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The Americanization of an Ancient Holiday


At the approach of Nouruz, spring was in the air. There was a change in the quality of light; buds appeared on the bare branches, and sudden downpours of warm rain left everything glistening in the soft sun . . . . I knew . . . that winter was gone for good.

Shusha Guppy, "The Blindfold Horse"

The Nouruz of 1977 was the happiest of Sharifeh Saee's life.

"It was a very good celebration," she remembers. "My daughter had just been married and we had a new family in the house. For five days we had a party--people for lunch and dinner every day and music all the time. The house was full of flowers; there were fruits and pastries everywhere."

That was also the year Dora Levy Mahboubi knew she had to leave Iran.

"I sensed a certain stirring," she says. "It was not very obvious, but if you read the papers and heard what was going on, there was a certain discontent. It came straight from the bazaar, as we say. Being Jews in a Muslim country, we were much more sensitive to it and much more scared of it."

By 1978 all of Iran sensed the discontent and by 1979 the whole world did, as the Khomeini revolution overthrew the shah and the great migration of Iranians to this country began. Today, there are about 800,000 Iranians in Southern California.

And it's a safe bet, for this one week at least, most of them are thinking about Iran.

"I remember Nouruz as being the most beautiful time of year in Iran," says Mahboubi, seated in the dark, wood-paneled family room of her palatial home above the Beverly Hills Hotel. In Iran, Mahboubi's family owned one of the largest chewing gum companies in the Middle East. Now an American citizen, she has earned a degree in English from UCLA, holds a master's in professional writing from USC and has written two novels about Iran.

"You cannot imagine," she says. "It is the first day of spring. There are flowers and cherry blossoms everywhere. The streets in Tehran are lined with plane trees and cherry trees and everywhere you can smell the flowers.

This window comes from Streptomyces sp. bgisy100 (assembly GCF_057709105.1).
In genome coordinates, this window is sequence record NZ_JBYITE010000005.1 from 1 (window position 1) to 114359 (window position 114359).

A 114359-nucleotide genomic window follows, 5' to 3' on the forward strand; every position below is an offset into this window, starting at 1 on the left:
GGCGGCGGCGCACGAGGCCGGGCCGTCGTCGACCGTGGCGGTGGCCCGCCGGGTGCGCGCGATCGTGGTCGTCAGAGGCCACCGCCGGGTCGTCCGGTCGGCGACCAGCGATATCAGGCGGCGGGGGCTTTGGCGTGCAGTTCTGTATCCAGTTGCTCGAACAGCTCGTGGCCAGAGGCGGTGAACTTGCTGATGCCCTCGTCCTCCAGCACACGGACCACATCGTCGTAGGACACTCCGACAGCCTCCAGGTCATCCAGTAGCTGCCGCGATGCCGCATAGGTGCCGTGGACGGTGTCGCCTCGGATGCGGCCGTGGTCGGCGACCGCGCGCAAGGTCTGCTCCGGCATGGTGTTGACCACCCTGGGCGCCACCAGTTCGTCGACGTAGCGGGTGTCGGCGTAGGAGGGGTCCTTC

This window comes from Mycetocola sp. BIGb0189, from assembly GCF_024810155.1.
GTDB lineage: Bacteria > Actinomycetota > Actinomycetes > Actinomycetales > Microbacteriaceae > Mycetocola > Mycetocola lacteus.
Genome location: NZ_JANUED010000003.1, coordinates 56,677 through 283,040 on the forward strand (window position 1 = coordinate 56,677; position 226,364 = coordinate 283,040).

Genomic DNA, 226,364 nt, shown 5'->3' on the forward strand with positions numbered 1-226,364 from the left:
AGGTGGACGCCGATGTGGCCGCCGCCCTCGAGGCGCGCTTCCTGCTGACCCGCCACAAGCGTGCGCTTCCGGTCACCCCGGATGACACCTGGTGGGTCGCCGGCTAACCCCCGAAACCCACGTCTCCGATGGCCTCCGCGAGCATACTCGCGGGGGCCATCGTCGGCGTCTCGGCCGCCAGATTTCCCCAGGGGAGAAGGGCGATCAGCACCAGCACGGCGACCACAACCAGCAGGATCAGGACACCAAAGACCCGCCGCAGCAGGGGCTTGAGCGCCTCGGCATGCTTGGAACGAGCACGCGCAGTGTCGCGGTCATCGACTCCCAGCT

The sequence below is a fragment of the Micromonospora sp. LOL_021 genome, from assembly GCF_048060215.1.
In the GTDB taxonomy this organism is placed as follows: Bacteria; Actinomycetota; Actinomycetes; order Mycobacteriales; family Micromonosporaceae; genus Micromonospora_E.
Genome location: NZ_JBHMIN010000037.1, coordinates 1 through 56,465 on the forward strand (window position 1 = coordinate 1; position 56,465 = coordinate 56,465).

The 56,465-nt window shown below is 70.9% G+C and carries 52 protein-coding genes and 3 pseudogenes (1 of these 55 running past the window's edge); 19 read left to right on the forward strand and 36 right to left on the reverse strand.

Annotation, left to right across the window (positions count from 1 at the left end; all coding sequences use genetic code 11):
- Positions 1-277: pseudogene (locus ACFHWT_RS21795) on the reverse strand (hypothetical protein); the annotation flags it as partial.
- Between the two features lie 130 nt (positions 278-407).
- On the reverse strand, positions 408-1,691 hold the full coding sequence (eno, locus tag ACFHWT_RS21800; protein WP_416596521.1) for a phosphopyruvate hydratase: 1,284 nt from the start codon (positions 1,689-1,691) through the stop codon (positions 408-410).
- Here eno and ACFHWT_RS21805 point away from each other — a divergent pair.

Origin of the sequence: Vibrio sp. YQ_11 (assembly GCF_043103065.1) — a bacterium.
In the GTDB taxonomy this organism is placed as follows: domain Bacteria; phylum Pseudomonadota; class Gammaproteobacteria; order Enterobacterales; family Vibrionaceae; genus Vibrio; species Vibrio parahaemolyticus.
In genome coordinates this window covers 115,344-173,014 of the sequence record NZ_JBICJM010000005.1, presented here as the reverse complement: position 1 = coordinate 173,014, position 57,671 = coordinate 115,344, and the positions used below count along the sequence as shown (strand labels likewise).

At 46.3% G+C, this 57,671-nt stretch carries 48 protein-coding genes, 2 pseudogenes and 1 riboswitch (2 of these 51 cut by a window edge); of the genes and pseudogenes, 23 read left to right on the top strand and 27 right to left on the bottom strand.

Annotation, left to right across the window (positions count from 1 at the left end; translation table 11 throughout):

"When you are in Iran during that week, or month even, you can feel there is something happening. You can see the sabzi (sprouts) growing on people's window ledges. Everyone is out buying new clothes and shopping, and the stores are all lit with little bulbs. It's like Christmas here. It's in the air."

Here in Southern California, says Mimi Farahmand, who was educated as a child psychologist but works in a Beverly Hills hair salon as a colorist, "(Nouruz) is nothing, just one night going out to a few different parties where they sell tickets for dances."

Farahmand's parents still live in Iran, along with her younger sister. Another sister lives with her in Los Angeles in her home in Beverly Glen. Farahmand is a self-taught cook who came to the United States with nothing but an educated palate.

"I never cooked in our country, and I was always a very picky eater," she says, dishing up samples of her delicate version of sabzi polo ( basmati rice fragrant with herbs), her moist, eggy kuku-ye sabzi (a thick omelet or frittata, also made with herbs) and a delicious dish of her own invention, veal shanks braised with quince and prunes.

"When I moved here," she says, "I just decided to cook. I thought about how things came together, but I didn't ask anybody for recipes. I just did it. And from the beginning, I never botched a meal. (In Iran) I supervised the cooking at home, but I never cooked myself. We always had cooks in the house, and it was our job to see that everything was perfect. Still, I guess I learned the taste."

Unlike most modern emigres, who make the decision to leave their homes and come to the United States in search of economic opportunities and a brighter future, most Iranians had little choice in the matter. With the Khomeini revolution, change came swiftly and unalterably. A society was turned on its head.

"It is unbelievable, people could come and take everything you had," says Saee, who now co-owns the Atwater restaurant Osteria Nonni with her husband, Mohammad, a former colonel in the Iranian army. "It was like the gangs here, except they were in control. A 16-year-old boy with a gun could walk into your house and take everything."

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